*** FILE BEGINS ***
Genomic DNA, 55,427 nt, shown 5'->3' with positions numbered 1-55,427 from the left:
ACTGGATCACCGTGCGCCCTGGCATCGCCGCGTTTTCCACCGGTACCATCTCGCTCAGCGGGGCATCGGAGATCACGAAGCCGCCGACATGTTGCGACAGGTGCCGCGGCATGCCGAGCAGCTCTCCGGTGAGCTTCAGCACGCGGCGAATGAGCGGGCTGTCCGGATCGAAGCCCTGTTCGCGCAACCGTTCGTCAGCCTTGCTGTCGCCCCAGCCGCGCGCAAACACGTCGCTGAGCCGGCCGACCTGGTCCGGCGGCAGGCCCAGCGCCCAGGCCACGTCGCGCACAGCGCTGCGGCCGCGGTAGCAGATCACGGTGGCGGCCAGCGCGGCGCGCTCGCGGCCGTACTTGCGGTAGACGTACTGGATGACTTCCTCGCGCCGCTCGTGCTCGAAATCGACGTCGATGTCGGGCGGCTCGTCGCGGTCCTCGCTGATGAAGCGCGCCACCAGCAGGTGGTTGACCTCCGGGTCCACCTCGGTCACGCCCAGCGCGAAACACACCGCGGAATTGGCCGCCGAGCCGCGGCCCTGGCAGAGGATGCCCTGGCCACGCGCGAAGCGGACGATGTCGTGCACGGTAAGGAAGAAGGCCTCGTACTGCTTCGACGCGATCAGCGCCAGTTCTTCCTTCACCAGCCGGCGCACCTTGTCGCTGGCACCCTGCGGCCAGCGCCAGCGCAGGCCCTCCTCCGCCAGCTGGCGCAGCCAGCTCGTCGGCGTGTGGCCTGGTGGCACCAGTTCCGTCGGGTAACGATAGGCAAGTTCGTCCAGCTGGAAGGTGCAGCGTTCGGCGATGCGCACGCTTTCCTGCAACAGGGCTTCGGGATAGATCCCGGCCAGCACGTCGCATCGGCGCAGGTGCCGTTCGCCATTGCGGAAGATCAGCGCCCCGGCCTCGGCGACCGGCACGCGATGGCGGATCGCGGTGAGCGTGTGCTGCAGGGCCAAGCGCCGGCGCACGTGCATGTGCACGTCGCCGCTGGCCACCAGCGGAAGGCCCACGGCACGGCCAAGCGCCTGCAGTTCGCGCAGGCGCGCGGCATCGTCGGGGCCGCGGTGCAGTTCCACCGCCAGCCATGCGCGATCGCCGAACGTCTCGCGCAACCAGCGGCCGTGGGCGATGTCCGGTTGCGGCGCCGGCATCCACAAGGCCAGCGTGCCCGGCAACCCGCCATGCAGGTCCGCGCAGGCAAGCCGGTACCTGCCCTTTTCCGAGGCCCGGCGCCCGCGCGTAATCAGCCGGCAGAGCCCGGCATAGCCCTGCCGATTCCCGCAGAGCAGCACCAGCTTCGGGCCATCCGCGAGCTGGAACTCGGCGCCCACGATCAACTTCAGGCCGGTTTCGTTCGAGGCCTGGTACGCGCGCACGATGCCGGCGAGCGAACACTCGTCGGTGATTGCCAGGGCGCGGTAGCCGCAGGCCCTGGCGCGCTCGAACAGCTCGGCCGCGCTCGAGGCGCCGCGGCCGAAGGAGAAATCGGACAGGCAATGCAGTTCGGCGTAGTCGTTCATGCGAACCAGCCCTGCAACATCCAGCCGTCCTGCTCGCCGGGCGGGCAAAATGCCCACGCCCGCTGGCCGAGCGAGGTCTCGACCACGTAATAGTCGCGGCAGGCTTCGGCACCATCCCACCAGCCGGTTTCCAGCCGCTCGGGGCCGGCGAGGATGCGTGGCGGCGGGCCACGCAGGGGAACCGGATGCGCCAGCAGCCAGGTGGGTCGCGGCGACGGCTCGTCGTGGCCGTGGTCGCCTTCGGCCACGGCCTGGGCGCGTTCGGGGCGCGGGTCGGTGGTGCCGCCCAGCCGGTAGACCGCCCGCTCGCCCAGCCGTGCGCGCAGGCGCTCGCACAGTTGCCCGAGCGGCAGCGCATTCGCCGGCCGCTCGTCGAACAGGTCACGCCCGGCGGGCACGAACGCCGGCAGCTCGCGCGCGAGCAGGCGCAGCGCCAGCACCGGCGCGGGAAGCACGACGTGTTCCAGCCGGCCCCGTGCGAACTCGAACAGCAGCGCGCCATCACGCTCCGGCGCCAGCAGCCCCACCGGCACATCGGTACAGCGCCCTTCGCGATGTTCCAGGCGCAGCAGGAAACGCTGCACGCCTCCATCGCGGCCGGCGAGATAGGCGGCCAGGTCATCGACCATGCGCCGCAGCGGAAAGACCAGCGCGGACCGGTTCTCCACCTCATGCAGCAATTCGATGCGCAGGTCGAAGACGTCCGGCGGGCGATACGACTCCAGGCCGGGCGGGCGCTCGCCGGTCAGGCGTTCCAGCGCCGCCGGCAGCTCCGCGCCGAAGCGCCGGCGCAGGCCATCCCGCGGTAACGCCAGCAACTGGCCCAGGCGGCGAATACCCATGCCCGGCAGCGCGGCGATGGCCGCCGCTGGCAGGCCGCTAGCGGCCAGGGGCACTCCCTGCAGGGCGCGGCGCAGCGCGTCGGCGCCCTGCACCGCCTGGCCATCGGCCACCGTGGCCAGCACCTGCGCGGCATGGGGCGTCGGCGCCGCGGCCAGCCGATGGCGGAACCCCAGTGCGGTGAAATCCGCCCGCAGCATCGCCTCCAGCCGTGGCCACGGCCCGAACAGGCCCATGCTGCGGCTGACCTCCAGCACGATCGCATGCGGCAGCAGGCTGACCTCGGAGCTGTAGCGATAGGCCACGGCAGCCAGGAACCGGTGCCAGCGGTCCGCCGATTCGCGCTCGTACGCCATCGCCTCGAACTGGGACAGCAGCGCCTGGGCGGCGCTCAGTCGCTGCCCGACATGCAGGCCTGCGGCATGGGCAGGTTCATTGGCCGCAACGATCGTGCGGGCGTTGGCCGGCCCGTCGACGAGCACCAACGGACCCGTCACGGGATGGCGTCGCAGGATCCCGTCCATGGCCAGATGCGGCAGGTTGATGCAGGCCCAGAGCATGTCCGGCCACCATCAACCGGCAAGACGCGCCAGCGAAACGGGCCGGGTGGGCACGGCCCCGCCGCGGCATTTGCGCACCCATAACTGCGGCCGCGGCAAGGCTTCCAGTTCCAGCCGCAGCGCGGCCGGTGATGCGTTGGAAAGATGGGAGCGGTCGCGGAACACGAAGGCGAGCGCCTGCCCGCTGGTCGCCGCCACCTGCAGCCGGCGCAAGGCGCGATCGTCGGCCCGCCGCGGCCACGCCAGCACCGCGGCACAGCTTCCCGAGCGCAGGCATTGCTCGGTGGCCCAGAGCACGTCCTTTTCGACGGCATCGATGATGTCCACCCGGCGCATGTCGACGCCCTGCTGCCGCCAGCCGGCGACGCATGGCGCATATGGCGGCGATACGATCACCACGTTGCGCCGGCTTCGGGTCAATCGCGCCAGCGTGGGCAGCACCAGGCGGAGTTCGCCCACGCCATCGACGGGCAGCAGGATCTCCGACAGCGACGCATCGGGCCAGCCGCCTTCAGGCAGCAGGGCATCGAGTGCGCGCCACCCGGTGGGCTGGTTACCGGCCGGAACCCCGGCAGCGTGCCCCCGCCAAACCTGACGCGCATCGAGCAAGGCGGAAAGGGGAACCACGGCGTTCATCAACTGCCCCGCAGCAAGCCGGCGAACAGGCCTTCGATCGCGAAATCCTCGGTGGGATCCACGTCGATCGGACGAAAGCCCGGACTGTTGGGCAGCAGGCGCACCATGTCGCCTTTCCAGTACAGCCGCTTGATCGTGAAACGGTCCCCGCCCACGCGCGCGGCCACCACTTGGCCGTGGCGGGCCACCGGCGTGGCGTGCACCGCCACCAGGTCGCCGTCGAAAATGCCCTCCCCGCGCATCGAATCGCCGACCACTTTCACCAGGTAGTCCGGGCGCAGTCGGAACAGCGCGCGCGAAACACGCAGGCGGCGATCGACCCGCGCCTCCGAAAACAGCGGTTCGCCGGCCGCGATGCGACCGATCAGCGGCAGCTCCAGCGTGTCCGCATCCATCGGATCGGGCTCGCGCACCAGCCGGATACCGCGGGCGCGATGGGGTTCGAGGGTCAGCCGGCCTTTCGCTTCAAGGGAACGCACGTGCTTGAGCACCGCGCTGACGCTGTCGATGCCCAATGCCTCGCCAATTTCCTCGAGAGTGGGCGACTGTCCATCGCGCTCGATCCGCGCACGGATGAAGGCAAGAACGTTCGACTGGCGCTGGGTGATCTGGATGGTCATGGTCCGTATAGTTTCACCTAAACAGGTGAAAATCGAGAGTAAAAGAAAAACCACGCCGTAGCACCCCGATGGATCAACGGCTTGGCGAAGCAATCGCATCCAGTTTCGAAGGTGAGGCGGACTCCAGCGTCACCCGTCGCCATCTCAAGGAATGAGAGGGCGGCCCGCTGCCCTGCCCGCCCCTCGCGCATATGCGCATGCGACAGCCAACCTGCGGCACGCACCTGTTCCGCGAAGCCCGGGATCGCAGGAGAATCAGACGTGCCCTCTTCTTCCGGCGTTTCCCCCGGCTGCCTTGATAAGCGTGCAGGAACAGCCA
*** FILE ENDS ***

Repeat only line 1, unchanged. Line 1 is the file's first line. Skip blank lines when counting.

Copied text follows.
Genomic DNA, 55,427 nt, shown 5'->3' with positions numbered 1-55,427 from the left: